Greenland adapts to climate change

Published 6:38 PM ET, Tue August 20, 2013
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As scientists study receding ice in Greenland, many residents simply do what they've always done: adapt. Joe Raedle/Getty Images
"We're used to change,'' said Greenlander Pilu Neilsen. "We learn to adapt to whatever comes. If all the glaciers melt, we'll just get more land." Nielsen and his brother Kunuk, piloting the boat, try to capture a goat that became stuck at the bottom of a cliff near the water on the family's farm on July 30 in Qaqortoq. Joe Raedle/Getty Images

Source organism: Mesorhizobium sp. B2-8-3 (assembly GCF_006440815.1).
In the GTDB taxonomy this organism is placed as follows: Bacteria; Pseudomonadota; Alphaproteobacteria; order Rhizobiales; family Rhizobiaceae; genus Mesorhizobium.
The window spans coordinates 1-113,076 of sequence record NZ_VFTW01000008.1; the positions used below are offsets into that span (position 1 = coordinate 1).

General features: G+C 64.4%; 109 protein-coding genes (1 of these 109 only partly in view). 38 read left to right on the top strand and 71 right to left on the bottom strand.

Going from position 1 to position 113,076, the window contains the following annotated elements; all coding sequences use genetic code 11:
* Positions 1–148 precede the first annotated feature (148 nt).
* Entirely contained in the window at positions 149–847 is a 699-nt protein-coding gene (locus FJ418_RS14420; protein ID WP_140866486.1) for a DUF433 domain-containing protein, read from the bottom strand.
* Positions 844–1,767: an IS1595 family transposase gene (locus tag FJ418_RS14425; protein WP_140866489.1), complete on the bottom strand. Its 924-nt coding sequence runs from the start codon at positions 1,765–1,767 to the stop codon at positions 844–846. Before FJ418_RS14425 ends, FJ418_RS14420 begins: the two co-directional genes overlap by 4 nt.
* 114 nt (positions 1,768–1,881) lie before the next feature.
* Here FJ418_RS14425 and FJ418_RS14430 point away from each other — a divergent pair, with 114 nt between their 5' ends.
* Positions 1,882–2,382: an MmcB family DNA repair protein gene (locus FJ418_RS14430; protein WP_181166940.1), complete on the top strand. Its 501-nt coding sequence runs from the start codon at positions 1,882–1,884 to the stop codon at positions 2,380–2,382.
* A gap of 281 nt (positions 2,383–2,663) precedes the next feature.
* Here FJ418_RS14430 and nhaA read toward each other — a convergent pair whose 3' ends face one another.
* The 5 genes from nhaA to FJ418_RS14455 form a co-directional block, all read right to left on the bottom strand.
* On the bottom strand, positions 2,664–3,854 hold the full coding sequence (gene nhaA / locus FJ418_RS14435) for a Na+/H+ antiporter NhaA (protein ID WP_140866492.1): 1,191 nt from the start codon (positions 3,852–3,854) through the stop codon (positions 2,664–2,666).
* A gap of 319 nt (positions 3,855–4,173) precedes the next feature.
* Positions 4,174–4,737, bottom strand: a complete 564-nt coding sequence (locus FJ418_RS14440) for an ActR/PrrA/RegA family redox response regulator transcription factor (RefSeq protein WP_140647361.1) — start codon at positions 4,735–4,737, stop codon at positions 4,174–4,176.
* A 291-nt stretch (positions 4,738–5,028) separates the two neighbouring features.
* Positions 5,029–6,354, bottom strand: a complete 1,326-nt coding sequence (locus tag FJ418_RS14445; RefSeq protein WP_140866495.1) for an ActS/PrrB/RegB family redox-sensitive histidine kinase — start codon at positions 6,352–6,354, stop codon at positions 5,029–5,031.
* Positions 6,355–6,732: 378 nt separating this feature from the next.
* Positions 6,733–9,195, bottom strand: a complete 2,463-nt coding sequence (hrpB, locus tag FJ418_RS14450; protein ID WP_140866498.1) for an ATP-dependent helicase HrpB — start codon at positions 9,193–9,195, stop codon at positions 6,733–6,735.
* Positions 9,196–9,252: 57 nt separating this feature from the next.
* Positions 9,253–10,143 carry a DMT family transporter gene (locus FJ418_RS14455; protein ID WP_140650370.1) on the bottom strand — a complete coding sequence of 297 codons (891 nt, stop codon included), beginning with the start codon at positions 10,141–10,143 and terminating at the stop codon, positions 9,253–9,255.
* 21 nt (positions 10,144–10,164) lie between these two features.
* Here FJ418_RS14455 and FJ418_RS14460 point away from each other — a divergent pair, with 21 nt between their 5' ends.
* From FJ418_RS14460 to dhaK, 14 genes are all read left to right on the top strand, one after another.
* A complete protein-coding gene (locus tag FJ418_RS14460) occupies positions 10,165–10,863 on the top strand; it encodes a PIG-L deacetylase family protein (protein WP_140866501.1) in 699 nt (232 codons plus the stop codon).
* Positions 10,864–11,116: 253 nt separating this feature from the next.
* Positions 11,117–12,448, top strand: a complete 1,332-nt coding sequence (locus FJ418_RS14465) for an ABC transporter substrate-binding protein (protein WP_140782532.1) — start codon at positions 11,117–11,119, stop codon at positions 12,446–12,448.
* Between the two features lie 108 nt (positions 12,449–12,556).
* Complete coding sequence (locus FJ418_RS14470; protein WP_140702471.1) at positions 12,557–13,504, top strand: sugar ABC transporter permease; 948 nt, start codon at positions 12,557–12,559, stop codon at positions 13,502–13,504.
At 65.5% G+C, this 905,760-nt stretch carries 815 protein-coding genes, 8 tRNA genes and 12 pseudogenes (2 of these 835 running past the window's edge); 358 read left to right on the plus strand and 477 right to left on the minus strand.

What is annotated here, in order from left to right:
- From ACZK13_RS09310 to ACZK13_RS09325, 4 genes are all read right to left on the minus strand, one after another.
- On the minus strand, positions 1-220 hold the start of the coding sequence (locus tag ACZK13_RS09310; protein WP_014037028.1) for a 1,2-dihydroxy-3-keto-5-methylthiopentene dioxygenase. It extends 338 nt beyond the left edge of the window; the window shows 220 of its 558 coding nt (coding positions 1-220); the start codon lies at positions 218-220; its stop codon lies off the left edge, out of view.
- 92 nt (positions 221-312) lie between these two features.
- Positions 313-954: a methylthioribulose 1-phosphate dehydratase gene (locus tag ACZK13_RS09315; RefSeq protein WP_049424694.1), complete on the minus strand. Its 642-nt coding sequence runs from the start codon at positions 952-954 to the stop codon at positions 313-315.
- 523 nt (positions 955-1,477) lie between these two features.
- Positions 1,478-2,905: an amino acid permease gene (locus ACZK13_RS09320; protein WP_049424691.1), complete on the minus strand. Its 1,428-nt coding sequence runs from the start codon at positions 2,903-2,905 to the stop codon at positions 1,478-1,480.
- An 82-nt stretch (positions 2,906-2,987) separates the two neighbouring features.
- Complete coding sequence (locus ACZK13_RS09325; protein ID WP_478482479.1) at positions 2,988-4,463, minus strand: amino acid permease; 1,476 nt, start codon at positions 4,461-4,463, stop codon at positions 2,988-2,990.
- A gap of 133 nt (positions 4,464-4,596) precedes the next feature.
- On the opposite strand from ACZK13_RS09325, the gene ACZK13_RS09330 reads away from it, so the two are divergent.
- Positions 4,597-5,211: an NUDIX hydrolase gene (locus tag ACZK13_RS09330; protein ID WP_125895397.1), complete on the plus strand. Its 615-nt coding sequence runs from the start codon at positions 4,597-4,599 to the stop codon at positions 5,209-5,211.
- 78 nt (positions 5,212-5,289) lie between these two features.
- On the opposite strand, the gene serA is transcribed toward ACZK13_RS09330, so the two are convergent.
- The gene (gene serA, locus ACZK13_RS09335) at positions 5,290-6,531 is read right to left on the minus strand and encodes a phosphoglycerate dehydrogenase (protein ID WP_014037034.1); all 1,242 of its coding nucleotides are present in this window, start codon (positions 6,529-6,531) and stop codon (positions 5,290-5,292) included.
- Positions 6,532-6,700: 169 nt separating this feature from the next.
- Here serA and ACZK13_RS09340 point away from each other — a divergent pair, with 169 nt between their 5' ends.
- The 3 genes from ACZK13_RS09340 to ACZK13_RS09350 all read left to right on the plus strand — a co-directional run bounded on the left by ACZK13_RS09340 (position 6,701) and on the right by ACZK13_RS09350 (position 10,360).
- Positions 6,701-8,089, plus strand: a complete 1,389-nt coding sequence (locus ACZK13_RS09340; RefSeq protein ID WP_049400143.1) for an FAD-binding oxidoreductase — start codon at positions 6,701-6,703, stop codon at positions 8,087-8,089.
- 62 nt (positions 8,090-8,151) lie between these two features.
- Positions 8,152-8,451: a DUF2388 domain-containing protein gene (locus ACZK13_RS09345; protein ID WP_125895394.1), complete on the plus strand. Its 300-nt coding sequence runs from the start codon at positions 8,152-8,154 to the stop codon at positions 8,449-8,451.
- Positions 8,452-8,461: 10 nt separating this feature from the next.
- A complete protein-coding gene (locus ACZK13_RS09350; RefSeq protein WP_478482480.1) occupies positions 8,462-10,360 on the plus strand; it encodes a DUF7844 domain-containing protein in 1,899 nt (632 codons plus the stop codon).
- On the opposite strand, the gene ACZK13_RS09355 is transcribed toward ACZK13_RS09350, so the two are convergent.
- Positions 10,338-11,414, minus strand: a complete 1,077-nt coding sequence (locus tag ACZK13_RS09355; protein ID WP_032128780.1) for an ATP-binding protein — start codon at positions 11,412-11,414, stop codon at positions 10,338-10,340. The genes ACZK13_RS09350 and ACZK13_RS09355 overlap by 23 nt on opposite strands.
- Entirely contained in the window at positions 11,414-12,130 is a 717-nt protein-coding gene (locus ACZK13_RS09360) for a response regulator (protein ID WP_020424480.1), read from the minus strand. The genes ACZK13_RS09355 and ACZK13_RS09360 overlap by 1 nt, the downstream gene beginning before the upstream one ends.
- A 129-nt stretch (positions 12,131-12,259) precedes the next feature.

Arnaq Egede works among the plants in her family's potato farm on July 31 in Qaqortoq. The farm, the largest in Greenland, has seen an extended crop-growing season because of climate change. Joe Raedle/Getty Images
A boat navigates among calved icebergs from the nearby Twin Glacier on July 31 near Qaqortoq. Boats are a crucial mode of transportation in a country that has few roads. Joe Raedle/Getty Images
Calved icebergs from the Twin Glacier float July 30 near Qaqortoq. Joe Raedle/Getty Images
Trout caught in a stream July 30 in Qaqortoq. Even though this summer has not been as warm as last year, the warmer weather has extended the growing season. Joe Raedle/Getty Images